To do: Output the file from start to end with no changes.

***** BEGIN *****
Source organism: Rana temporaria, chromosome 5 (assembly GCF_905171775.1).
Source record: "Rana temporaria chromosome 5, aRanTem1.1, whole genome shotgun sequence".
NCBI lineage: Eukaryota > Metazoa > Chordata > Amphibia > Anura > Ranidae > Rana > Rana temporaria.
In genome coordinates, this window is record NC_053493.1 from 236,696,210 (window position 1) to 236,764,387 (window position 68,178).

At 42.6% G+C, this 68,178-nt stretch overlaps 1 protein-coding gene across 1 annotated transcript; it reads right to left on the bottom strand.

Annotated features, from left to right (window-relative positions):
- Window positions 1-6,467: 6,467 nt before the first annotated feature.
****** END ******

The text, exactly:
Source organism: Rana temporaria, chromosome 5 (assembly GCF_905171775.1).
Source record: "Rana temporaria chromosome 5, aRanTem1.1, whole genome shotgun sequence".
NCBI lineage: Eukaryota > Metazoa > Chordata > Amphibia > Anura > Ranidae > Rana > Rana temporaria.
In genome coordinates, this window is record NC_053493.1 from 236,696,210 (window position 1) to 236,764,387 (window position 68,178).

At 42.6% G+C, this 68,178-nt stretch overlaps 1 protein-coding gene across 1 annotated transcript; it reads right to left on the bottom strand.

Annotated features, from left to right (window-relative positions):
- Window positions 1-6,467: 6,467 nt before the first annotated feature.